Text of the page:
The story had been organized so that we would be in Wurzburg when Natalie went back to hospital to have more tests and begin the third cycle of the drug. The couple were full of hope but we could sense they still had an underlying fear – that the leukemia might have resurfaced.

On the  February 8, the critical test results came back. We filmed the moment Max got the phone call. Although he was speaking in German, the tears of joy in his eyes said it all. Even at a molecular level Nat had no trace of leukemia in her body. It was a day of celebration.

Our final sequence was filming Nat & Andy coming out of hospital, full of excitement, joy and hope; looking forward to returning to their normal life; looking forward to putting this tragedy behind them; looking forward to watching their beautiful daughter grow up.

While Nat in theory still has a leukemia, at this point the chances of her absolute recovery are very high. Her next step is to have a second bone marrow transplant, which, if all goes well, should finally cure her. But if it doesn’t she still has Blinatumomab. The drug is still in clinical trials; its full potential hasn’t yet been explored. It is very probable that it could be used to control leukemia through intravenous injections – just as insulin is used to control diabetes.

If true love exists, Natalie Langworthy and Andy Fairclough have found it. Theirs is a story about despair and hope, weakness and strength, sadness and joy. The moral is simply this: no matter what the world throws at you, even when all hope seems to be lost – never give up.

We left Wurzburg full of joy.

Brendan

P.S. The show went to air on Sunday the 7th of March. You can watch Nat & Andy’s story here:

Part 1: http://au.tv.yahoo.com/sunday-night/video/-/watch/24427328/

Part 2: http://au.tv.yahoo.com/sunday-night/video/-/watch/24427320/

If you wish to follow Natalie’s progress you can join the “Help Save Natalie” page on Facebook.

If you’re on Twitter you can follow Nat’s progress @SaveNatCampaign.

Andy also has his own website http://www.flyingfishonline.com/helpNat.

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~ by brendo91 on 07/03/2011.

9 Responses to “Nat & Andy: A Love Story”

  1. Well said Brendan!

  2. Thanks, Brendan, what a beautiful story! I look forward to watching the film. It must have touched you very deeply to spend close time with them and witness such dramatic moments in their lives. The Germans seem to be ahead of many others in innovative treatments for cancer, I’ve heard of others going there for treatments that weren’t available anywhere else. Dr Topp sounds like a good man indeed!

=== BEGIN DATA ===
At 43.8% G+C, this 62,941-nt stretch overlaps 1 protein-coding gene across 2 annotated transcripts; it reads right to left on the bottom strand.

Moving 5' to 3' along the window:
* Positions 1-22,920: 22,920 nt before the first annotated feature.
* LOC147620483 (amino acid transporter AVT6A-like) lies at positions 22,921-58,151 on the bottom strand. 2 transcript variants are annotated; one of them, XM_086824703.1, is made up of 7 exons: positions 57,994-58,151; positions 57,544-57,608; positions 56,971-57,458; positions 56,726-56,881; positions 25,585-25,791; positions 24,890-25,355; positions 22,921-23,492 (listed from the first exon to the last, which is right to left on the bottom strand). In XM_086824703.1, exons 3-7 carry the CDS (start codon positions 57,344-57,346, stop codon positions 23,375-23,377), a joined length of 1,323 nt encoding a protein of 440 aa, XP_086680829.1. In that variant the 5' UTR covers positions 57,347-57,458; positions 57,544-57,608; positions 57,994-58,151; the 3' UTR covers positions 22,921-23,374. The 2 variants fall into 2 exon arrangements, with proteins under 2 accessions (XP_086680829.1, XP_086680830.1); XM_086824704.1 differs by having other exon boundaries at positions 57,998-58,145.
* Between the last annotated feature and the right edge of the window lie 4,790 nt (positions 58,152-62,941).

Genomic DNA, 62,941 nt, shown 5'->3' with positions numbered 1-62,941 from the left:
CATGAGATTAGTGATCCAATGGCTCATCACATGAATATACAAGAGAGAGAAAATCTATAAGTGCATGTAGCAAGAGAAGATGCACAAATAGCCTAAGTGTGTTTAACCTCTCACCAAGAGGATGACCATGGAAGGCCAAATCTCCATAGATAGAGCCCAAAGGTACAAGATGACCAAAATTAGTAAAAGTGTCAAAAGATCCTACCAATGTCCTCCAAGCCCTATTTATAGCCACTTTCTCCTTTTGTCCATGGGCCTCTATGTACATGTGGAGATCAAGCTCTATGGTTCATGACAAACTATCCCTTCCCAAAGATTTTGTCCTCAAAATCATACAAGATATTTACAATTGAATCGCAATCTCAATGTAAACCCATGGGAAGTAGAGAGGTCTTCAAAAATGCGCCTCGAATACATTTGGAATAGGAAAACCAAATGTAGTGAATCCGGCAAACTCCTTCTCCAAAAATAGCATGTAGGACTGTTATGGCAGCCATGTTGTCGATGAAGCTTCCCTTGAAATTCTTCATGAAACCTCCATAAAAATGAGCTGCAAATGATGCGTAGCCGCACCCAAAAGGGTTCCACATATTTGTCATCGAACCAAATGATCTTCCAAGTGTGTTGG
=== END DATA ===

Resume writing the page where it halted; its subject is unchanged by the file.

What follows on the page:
3. Hey Bren. I saw the program go to air in Australia and loved it to pieces. An extra-ordinary story that had us all choking back the tears. Channel 7 doesn’t put credits to the stories on their “Sunday Night” program so I was pleased as punch to find out that my two favourite stories aired this year by them (Anzacs and Nat and Andy) both have your DNA on them! Exceptionally nice work.

  4. What an inspirational tale. Thanks Brendan. Do come say hi when you are around this backwater. xx

  5. What kind of drug is that? It seems amazing that such a simple treatment can cure such a bad disease. You should spread this story all over!

    (Bun in the oven. I know this expression! 🙂 )
    Good job!

  6. Many thanks Brnadan for this excellent wrtie up and for your part in such a fantastic program.

    Cheers

    Andy and Nat

  7. This is very well written Brendan. It is a moving story. Keep up the good work. Grandma

  8. Hey Brendan,
    Love ya work.
    Keep telling those awesome yarns, I can’t wait until the next one!
    Hope to catch up soon and say hello to your Dad.
    Cheers,
    Paul

  9. So glad you all enjoyed the story as much as i enjoyed writing it! Thank you for all the comments!
    Brendan